The Government Has Blood On Its Hands ACT UP, Demonstration at the Department of Health, New York, United States, 1988. Photo: Gran Fury
The Government Has Blood On Its Hands ACT UP, Demonstration at the Department of Health, New York, United States, 1988. Photo: Gran Fury

Gran Fury: Art is Not Enough Gran Fury


MASP - Museu de Arte de São Paulo Assis Chateaubriand
Avenida Paulista, 1578 – Bela Vista
São Paulo-SP

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MASP — Museu de Arte de São Paulo Assis Chateaubriand presents, from February 23 through June 9, 2024, the exhibition Gran Fury: Arte não é o bastante [Gran Fury: Art is Not Enough], which occupies the gallery on the 1st underground floor of the museum. Curated by MASP curator André Mesquita, with the assistance of David Ribeiro, the exhibition features 77 works, including photocopies and digital prints on paper. The exhibition discusses the limits and scope of the Gran Fury collective's graphic campaigns, as well as the idea of art as a strategy in activism, driven by queer people, to raise awareness about HIV/AIDS. 


Gran Fury (New York, 1988-1995) was an artist collective regarded as a reference for the practice of activist art in the 1980s and 1990s, which emerged from the organization ACT UP (AIDS Coalition to Unleash Power), formed by individuals and affinity groups dedicated to raising critical public awareness of the US government's silence and negligence in relation to HIV/AIDS. Gran Fury produced graphic campaigns and public interventions around issues related to the HIV/AIDS crisis, visually serving ACT UP in protests and civil disobedience actions. The collective ceased its activities in 1995, and its archive can be found at the New York Public Library.


For much of its history, Gran Fury included Avram Finkelstein, Donald Moffett, John Lindell, Loring McAlpin, Mark Simpson (1950-1996), Marlene McCarty, Michael Nesline, Richard Elovich, Robert Vazquez-Pacheco and Tom Kalin. The group described itself as a “nonpartisan group of diverse individuals united in anger and committed to direct action to end the AIDS crisis.” Its members refused to accept themselves as artists or appear as individual creators and wanted to escape the established art spaces.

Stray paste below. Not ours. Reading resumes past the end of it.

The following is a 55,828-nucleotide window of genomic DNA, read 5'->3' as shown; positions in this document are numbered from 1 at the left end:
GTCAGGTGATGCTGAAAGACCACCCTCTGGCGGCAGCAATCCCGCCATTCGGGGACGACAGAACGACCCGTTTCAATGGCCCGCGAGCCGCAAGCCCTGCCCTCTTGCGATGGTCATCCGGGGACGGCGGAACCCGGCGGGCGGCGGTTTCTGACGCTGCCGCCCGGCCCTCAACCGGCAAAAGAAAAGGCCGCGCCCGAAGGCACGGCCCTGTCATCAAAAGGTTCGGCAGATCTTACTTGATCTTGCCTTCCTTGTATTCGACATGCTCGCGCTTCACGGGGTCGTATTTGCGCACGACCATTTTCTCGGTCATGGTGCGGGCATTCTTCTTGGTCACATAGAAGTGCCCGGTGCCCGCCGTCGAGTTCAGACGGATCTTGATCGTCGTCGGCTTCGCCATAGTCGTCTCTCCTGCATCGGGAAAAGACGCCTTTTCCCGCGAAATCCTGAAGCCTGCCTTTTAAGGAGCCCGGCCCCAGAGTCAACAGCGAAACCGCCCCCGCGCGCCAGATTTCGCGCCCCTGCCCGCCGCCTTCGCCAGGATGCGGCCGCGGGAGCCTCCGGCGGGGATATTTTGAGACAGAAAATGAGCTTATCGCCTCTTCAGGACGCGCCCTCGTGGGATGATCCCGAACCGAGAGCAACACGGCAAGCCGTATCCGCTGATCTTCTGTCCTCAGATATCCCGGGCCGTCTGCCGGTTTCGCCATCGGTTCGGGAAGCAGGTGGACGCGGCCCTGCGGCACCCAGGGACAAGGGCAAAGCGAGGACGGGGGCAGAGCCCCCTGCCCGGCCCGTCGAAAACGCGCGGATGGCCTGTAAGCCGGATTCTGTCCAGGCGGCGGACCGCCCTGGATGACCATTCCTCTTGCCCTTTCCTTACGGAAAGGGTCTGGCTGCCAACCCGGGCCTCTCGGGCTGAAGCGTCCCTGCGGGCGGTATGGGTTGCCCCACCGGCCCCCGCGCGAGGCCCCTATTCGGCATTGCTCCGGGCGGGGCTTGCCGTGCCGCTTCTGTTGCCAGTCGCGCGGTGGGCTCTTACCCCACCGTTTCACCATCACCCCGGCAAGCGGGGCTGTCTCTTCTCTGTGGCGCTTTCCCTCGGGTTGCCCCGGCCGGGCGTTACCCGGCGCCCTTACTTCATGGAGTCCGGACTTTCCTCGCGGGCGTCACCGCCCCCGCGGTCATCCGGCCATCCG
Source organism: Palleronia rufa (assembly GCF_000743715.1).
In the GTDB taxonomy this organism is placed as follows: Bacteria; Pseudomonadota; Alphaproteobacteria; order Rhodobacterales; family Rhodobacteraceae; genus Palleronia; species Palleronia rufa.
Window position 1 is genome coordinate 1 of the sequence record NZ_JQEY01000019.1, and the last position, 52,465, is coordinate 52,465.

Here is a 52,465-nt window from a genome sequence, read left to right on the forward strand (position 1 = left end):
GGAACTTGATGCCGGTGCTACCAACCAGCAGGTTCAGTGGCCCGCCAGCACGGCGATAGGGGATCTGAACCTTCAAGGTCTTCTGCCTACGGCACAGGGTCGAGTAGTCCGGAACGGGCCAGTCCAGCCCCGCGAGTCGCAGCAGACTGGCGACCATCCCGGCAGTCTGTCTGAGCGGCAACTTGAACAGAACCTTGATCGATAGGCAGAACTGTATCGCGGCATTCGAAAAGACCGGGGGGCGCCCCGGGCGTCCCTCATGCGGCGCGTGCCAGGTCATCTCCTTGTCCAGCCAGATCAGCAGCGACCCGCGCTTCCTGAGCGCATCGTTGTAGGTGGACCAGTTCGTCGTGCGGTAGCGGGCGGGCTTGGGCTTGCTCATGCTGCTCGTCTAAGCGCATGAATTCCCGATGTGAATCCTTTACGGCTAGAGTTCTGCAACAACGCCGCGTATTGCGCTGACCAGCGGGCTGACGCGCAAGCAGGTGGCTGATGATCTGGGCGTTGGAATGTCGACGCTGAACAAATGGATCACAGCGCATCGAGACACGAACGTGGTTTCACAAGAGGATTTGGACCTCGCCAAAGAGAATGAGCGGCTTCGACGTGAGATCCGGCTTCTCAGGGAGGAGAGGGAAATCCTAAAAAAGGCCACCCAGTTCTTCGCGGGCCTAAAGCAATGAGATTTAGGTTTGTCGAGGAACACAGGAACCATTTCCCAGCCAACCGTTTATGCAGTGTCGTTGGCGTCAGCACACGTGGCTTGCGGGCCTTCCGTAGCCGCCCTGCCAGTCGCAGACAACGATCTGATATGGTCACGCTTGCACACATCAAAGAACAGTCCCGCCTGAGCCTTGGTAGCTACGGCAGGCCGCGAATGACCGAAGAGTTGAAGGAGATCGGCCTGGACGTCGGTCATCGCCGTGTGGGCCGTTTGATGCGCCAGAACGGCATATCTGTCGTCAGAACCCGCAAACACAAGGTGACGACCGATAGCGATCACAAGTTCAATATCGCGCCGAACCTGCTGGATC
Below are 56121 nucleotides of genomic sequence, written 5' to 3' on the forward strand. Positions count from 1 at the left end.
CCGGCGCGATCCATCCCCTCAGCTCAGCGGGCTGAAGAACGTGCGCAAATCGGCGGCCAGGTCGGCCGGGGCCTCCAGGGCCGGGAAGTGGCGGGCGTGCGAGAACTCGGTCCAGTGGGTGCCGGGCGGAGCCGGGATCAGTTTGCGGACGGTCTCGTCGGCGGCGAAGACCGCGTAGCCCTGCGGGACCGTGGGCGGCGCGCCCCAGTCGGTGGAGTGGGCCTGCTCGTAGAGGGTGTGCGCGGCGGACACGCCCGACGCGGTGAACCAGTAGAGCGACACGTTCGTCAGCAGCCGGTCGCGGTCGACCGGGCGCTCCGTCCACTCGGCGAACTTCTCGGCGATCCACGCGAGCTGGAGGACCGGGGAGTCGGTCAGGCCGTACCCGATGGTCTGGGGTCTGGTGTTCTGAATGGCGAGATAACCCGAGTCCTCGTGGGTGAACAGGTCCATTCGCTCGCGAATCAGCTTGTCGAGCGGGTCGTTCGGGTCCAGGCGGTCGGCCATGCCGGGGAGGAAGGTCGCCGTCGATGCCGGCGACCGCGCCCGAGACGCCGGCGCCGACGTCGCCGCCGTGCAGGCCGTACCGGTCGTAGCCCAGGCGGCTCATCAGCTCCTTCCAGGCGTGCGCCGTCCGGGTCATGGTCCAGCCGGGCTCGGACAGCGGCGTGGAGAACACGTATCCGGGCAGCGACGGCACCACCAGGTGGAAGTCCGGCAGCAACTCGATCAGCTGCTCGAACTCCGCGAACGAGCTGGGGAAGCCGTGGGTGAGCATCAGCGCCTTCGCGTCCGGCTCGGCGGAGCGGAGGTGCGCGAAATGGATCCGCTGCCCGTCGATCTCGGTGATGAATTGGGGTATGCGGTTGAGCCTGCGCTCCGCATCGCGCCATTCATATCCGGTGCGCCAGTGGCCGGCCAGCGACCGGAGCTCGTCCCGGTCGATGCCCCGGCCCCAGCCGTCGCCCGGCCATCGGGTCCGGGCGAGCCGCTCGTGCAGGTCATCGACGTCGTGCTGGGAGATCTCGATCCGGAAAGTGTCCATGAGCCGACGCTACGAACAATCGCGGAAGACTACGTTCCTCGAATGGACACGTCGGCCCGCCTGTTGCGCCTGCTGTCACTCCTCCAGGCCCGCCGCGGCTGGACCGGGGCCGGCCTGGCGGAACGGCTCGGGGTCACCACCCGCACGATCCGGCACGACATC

The title of the MASP exhibition Art is Not Enough, is inspired by the phrase “With 42,000 Dead, Art Is Not Enough” (1988), written by the collective. The phrase came about when The Kitchen – an independent experimental art and performance institution in New York – invited the collective to design the cover of their calendar, and the collective responded with a poster containing the statement, concluding with “Take Collective Direct Action to End the Aids Crisis.” 


“Gran Fury is part of an activist history of the politicized use of communication tools and the subversion of dominant images and discourses, opening up territory for what in the 1990s became known among activist art collectives and social movements as ‘tactical media,’ which is the production of a new type of aesthetic by groups and individuals who are oppressed or excluded from mainstream culture, working with expanded forms of cultural distribution and semiotic intervention in the streets, using different visual mediums,” explains curator André Mesquita.